Have you ever thought about where those floral scents contained in the bottles of your favourite perfumes originate from? Vogue Fragrance recently covered the jasmine harvesting process in a video featuring Dior’s perfume creator, François Demachy. In the film, Demachy describes how Dior’s iconic ‘J’adore L’Or’ is created using the finest flowers from Domaine de Manon.
Carole Biancalana’s family estate Domaine de Manon, in the Grasse area, has reserved its jasmine harvest exclusively for Christian Dior since 2006. Grasse, which is considered the world’s capital of perfume, is a commune in the Alpes-Maritimes department on the French Riviera in the hills north of Cannes. The heritage of its long-established perfume industry is celebrated at the Musée International de la Parfumerie, in the town centre.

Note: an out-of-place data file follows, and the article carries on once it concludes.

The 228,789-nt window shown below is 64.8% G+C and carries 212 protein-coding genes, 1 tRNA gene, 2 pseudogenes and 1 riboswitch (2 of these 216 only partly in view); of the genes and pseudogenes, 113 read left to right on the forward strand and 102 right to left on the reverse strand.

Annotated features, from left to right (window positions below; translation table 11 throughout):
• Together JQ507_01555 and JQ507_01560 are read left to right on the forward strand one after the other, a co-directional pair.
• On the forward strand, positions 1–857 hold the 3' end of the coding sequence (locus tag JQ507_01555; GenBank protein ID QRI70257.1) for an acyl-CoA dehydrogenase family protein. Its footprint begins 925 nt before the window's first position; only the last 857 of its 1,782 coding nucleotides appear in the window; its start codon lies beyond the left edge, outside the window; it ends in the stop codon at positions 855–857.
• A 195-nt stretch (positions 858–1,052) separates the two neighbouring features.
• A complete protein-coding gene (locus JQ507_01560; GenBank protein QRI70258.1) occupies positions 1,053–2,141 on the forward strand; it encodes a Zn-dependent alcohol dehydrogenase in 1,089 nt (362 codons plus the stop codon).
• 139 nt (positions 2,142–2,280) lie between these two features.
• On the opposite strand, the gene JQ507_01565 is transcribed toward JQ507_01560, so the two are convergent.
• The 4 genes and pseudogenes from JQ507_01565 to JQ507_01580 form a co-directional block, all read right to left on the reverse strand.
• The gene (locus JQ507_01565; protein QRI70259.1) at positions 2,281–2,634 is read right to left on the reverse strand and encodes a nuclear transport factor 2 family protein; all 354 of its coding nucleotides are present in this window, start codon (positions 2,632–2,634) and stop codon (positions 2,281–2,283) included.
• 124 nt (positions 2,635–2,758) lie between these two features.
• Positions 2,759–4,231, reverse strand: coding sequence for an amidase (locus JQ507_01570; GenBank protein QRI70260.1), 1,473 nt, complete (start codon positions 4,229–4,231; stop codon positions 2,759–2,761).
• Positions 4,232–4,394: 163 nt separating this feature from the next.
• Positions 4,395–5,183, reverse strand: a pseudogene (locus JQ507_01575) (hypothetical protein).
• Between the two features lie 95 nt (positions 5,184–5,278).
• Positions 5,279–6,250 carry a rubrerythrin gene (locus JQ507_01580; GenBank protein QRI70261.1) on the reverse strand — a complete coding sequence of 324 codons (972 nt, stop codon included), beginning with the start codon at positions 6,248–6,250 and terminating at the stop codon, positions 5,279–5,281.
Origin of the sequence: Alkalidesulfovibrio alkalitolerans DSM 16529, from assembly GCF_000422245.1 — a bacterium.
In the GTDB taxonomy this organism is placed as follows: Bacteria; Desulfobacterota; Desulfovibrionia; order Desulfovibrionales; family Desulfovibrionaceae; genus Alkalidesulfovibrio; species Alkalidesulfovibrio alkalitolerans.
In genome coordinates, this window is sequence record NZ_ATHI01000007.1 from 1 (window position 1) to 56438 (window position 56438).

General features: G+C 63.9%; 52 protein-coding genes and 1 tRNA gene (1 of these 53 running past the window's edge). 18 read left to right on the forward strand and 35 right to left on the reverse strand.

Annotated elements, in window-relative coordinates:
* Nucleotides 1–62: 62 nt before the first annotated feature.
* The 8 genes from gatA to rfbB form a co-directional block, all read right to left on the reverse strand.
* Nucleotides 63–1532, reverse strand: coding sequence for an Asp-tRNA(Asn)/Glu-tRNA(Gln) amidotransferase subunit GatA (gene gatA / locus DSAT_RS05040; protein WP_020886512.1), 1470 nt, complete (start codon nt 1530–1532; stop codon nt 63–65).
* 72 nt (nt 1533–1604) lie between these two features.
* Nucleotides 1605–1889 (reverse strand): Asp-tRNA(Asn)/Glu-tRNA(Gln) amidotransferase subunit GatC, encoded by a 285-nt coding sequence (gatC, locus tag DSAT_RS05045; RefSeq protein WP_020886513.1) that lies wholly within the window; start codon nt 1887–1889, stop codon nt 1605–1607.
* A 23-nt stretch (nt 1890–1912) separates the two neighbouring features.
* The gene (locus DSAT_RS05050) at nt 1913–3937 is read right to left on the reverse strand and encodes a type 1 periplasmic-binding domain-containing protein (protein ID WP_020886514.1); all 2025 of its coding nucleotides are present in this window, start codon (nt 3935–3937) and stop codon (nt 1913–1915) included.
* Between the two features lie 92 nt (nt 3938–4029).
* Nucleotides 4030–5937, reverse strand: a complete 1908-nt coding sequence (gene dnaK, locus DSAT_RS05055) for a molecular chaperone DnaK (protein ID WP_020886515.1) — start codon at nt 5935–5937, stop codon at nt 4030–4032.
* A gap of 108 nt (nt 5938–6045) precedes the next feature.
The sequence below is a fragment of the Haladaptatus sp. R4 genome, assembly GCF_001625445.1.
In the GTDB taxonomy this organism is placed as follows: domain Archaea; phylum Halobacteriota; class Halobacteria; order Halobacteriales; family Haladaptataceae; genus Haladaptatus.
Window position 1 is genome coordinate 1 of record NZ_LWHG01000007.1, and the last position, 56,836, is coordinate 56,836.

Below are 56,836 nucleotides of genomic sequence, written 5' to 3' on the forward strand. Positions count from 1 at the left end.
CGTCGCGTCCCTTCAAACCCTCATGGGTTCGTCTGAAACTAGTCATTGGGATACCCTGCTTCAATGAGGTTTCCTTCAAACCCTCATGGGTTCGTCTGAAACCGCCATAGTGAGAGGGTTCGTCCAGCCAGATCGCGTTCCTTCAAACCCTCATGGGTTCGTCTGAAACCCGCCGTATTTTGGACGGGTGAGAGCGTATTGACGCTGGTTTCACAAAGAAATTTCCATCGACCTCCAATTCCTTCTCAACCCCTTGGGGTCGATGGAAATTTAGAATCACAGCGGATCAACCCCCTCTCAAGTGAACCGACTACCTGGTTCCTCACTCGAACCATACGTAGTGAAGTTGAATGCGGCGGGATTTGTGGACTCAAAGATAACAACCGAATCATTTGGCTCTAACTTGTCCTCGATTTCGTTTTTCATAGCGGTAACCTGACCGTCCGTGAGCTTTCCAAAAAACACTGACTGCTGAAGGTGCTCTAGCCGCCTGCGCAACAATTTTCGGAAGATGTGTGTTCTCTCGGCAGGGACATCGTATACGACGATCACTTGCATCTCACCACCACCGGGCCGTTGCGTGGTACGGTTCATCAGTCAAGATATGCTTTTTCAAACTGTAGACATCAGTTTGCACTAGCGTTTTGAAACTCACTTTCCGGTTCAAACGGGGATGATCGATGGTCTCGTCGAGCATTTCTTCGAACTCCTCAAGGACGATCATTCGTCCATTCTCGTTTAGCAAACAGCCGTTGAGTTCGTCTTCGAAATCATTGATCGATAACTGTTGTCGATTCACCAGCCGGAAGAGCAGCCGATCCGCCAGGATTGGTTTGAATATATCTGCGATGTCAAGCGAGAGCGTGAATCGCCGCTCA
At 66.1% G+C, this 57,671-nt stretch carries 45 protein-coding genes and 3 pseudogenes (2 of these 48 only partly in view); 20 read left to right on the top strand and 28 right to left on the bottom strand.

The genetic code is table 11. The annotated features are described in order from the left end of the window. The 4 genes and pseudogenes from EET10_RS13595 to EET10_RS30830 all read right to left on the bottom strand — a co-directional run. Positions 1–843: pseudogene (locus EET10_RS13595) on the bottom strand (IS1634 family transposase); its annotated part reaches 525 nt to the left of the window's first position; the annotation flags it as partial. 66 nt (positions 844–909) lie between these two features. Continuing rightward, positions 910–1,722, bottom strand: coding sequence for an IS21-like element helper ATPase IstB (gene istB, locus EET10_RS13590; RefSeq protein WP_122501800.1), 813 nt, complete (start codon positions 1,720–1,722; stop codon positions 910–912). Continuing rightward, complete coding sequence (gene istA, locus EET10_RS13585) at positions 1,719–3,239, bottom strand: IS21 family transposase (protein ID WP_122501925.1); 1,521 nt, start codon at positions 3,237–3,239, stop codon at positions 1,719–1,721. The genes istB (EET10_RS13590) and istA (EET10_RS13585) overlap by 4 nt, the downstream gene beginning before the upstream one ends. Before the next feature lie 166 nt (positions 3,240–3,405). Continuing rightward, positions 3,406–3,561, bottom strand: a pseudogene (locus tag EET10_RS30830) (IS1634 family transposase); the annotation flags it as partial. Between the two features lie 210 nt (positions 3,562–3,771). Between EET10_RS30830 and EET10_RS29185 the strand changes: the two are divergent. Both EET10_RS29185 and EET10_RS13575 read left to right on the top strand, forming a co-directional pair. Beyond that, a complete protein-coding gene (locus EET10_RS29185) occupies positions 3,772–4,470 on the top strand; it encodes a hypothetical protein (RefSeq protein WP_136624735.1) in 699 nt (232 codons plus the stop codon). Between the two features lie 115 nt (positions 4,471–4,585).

The jasmine flower blooms between July and late October, and each year the Biancalana estate’s entire centifolia rose and Jasminum grandiflorum crop is reaped for the benefit of Dior Perfumes.
J’adore L’Or is the quintessence of the J’adore floral bouquet series. Being from the Grasse region himself and having grown up with the scent of roses and jasmines all around, Demachy expresses his attempt to “convey the opulence and the profusion of colour in Dior fashions with scent.” As described on Dior’s website:
Combining Jasmine and May Rose Absolutes grown at our exclusive estates in Grasse, with the oriental charm of Vanilla and Tuberose. Jasmine Grandiflorum shines with intense, enveloping floral power and fruity accents. The May Rose reveals its sensuous strength and immediate beauty with touches of spice. Intermingled with these two absolutes, Vanilla entices and embraces while keeping its slightly rugged charm, and Tuberose – a vision of beauty in white – destabilises with its relentless fervor.
“As precious as the most beautiful of jewels worn on the skin, J’adore L’Or comes to life, sensual and carnal like the liquid gold that flows through it,” Dior says about its floral pride.